5 Tips To Celebrating Chinese New Year In Hawaii Like A Local

What To Wear And What NOT To Wear When Celebrating Chinese New Year In Hawaii

While Hawaii does not boast the most formal dress code in the world it doesn't hurt to know what colors are respectful when celebrating Chinese New Year in Hawaii. You may not want to dress in complete costume like the lady in the photo above, but here are some tips to stay Hawaii casual and Chinese New Year respectful.

Excellent color choices are - RED, YELLOW, & GOLD

Red, red, red! You will see the color red everywhere and for good reason as it represents good fortune. From decorations on buildings, lanterns, flags, and signs with meaningful symbols, you will see the color red. Find a red shirt and wear it proudly, even better an Aloha Shirt that is red, or accessorize your outfit with an accent of red to show everyone you understand the importance during this celebration.


Black is associated with death and white is a color used during funeral ceremonies so avoid these if possible. Don't fret over perfection though, a bright red shirt or blouse with black shorts shows everyone you clearly understand what to wear. If you forget on the way, there are always t-shirt vendors at the festivities who would be more then happy to help you out.

Where To Park On Oahu When Celebrating Chinese New Year In Hawaii

Everyone talks about where to park in Hawaii, everyone. The good thing about Chinatown on Oahu is that it is located right next to downtown Honolulu. Since the majority of Chinese New Year celebrations happen in the evening almost all of them are open and with lots of spaces available.

2 Parking Structures We Recommend

Chinatown Municipal Parking - located off of Beretania St. between River St. and Maunakea. Link Here

Chinatown Cultural Plaza. This parking structure does not show up on Google maps but we like it because the stairs lead down into the plaza where a majority of vendors and events occur. Parking here and visiting the cultural plaza will give you an excellent experience without ever having to cross a street. This may be a deciding factor if you have mobility or safety concerns.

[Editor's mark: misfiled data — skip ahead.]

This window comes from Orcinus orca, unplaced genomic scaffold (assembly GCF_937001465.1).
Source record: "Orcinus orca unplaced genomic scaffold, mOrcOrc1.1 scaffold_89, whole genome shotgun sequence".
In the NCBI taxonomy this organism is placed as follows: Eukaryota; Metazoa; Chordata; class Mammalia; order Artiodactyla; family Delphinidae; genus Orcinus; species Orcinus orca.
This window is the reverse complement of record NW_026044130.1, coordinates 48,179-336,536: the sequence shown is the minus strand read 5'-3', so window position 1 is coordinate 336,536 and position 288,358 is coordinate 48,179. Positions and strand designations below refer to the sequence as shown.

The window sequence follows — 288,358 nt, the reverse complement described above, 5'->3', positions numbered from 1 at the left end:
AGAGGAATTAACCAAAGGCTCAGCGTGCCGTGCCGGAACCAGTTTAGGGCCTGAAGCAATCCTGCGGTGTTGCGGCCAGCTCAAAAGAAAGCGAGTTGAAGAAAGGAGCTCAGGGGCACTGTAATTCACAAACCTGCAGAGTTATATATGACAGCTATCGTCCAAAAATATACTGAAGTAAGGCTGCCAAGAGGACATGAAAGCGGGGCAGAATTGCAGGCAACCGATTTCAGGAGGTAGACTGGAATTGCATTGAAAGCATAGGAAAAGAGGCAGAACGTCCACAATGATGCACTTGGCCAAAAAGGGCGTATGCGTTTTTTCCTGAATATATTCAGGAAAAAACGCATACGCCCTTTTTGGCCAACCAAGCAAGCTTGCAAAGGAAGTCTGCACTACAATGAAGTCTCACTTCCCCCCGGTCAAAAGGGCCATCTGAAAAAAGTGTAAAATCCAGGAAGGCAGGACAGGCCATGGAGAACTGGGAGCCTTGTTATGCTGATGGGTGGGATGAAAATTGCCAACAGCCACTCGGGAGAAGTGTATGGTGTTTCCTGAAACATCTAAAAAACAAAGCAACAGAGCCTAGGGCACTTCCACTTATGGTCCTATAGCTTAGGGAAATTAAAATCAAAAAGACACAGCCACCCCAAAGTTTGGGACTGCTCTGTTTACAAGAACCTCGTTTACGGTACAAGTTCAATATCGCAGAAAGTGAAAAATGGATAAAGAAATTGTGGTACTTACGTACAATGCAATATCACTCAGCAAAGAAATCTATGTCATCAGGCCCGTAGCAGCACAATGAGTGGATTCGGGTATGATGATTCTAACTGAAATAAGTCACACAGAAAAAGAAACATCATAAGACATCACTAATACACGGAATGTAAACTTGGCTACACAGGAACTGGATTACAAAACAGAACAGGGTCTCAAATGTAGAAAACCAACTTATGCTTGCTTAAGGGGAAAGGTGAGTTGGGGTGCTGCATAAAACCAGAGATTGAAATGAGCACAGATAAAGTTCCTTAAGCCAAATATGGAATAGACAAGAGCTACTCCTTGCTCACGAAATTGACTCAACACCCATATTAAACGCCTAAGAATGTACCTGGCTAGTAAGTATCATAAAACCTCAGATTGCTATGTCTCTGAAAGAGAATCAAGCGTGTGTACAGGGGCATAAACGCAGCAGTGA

Use this Google Link and you will see a building with a restaurant named Pho Huong Lan on Maunakea St. This is the parking structure and can be accessed via Maunakea.
Gift Giving Etiquette When Celebrating Chinese New Year In Hawaii

~It is the act of gift giving that symbolizes good luck during this time not the amount.~

If you are fortunate enough to receive an envelope from someone be sure to follow these two rules.

Receive the item with both hands if at all possible.

Do not open the envelope (gift) in front of them or right away as this is disrespectful.

If you are planning on giving gifts during Chinese New Year, in particular, red envelopes with money, here are a few tips to consider.

Take the time to go to your local bank and ask for crisp new bills. Using these in your envelopes is a sign of respect and shows sincere intention.

If you are presenting to a group or family be sure to give the eldest member present the gift.
Remember, if they do not open the gift and put it away or to the side they are showing respect by not opening it in front of you.

Elders make this a special time to give money envelopes to children as it will bring them good fortune and good luck.
Symbols And What They Mean

Symbols and Numbers are very important in Chinese culture, here are a few to be aware of when celebrating Chinese New Year in Hawaii.

The number "4". Avoid this number if you can and avoid groups or dollar amounts of 4. It is the pronunciation of the number 4 that makes it one to avoid. The pronunciation of 4 is similar to that of the word death.

All other numbers are fair game with the number 8 being of particular good fortune for a similar reason that the number 4 is unlucky. The number 8 is pronounced "ba" and sounds very similar to "fa" the word for prosperity.

The Red Envelope. We talked about giving and receiving a red envelope in the previous section but it deserves another mention. The Red Envelope is used during Chinese New Year, Weddings, Graduations, and other significant events.  All major Chinese New Year events will have someone selling packs of envelopes.
Fireworks, Safety, And Your Health

Fireworks! We love them until we try to fall asleep.

If you are planning on lighting fireworks for Chinese New Year in Hawaii you need a permit from Satellite City Hall, be sure to apply at least 10 before the event date.

If you don't have a permit don't fret, almost every single business in Chinatown will have several strings ready to blow during the celebration. If you follow the lion dance groups around Chinatown they will stop at each business and perform while the firecrackers are lit. Between the popping of firecrackers, banging of drums and cymbals, and all the smoke, we recommend a couple items for your personal health and safety.

Ear Protection. You will see the majority of members who perform with the Lion Dance groups are wearing hearing protection. Young children and those who will be celebrating all night should come prepared.

Masks. Chinatown is relatively small area with lots of businesses, meaning lots of fireworks in a confined space. Depending on the wind this can mean the smoke will "sit" and its very thick. If you have any respiratory challenges we highly recommend coming prepared.